Former House Speaker Thomas Foley leaves profound public service legacy
After three decades of distinguished public service, former Washington State Congressman and 57th Speaker of the U.S. House of Representatives Thomas S. Foley left a powerful legacy in public policy and education at WSU, throughout Washington, and nationwide. Widely admired for his quiet commitment to respectful leadership, Foley died October 18 at age 84.
Foley’s extensive work history and dedication to political and educational ideals are embodied in two significant resources at WSU: the Thomas S. Foley Institute for Public Policy and Public Service and a collection of his Congressional papers (1964-1995) housed in the WSU Libraries’ Manuscripts, Archives and Special Collections. Both are available to the public on the WSU Pullman campus.
“Our country has lost a true statesman with the passing of Speaker Foley,” said WSU President Elson S. Floyd. “During his tenure in office and long afterward, he personified the intelligence, civility, humility, and bipartisanship necessary to make wise public policy happen.
“His commitment to research and education was evident in everything he did; we are dedicated to honoring and advancing that legacy at the Thomas S. Foley Institute for Public Policy and Public Service,” Floyd said.
“Speaker Tom Foley was an inspirational politician whose commitment to civility and to honor in politics and public service underpins the philosophy of the institute that bears his name here, in the College of Arts and Sciences at WSU,” said Cornell Clayton, director of the Foley Institute.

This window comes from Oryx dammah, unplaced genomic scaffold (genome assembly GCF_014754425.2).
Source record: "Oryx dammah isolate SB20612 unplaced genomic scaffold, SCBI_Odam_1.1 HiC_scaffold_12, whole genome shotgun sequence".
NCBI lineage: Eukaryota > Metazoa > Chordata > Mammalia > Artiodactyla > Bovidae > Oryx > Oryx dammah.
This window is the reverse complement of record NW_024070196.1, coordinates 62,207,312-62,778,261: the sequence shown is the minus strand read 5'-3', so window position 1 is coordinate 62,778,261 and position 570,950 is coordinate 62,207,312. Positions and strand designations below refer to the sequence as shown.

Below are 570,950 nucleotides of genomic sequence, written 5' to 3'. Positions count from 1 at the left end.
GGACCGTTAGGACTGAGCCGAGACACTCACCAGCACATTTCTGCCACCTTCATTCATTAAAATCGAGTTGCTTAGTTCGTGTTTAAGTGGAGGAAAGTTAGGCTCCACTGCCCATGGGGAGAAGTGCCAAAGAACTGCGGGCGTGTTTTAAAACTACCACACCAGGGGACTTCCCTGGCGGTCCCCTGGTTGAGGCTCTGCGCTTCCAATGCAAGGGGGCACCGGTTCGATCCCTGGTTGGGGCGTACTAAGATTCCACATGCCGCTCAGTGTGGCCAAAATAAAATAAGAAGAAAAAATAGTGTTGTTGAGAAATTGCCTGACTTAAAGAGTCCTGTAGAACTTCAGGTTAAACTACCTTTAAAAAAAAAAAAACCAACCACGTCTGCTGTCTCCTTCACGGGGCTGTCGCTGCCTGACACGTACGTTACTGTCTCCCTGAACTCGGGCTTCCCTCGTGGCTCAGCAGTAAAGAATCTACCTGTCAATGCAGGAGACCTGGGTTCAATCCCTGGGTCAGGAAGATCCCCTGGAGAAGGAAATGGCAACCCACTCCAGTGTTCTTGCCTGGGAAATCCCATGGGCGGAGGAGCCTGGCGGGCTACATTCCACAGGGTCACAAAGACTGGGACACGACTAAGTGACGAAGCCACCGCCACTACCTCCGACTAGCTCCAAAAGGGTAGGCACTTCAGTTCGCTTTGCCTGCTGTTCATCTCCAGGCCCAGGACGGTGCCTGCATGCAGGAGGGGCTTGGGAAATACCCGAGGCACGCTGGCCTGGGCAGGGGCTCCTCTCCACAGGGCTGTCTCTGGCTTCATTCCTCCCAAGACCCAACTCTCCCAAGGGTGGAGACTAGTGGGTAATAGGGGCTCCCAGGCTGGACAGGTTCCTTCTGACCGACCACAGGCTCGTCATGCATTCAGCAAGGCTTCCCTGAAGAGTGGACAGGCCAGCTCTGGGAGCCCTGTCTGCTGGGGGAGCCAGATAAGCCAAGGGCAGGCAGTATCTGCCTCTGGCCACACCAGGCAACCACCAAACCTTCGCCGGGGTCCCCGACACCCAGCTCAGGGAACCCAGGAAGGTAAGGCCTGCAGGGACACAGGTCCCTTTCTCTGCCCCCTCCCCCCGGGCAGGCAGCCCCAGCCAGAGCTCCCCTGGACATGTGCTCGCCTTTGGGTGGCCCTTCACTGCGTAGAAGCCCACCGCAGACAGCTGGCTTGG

A native of Spokane, Foley was a Democratic representative of the Fifth Washington District from 1965 to 1995 and House speaker from 1989 to 1995. He later served as U.S. ambassador to Japan (1997-2001). During his 30 years in Congress, Foley built a reputation for not only responding actively to his constituents’ concerns but also skillfully bringing Democrats and Republicans to the table to resolve issues of the day. This strength of character held him in great stead with voters and fellow politicians alike.
His memorial service at the Capitol in Washington, D.C., was attended by some 500 people, including major U.S. political figures of all stripes. President Obama and President Clinton were among those who spoke of Foley’s “uncommon fairness.” Many also paid tribute to his widow, Heather, who served as his unpaid staff member throughout his Congressional tenure and was “a force herself.”
Advancing the Foley legacy
The Foley Institute fosters civic education, public service, and public policy research in a nonpartisan, cross-disciplinary setting. Its threefold mission includes public affairs programming and education, public policy research and Congressional studies, and student involvement in public policy and public service.
Located on the third floor of Bryan Hall, the institute hosts a variety of public presentations and panels featuring high-profile speakers, policymakers, scholars, and leaders. Each academic year, thousands of students, faculty, and members of the community are exposed to important new ideas and insights.
Gifts to support these “beyond-the-classroom” educational events can be made online to the Thomas S. Foley Institute for Public Policy & Public Service Fund.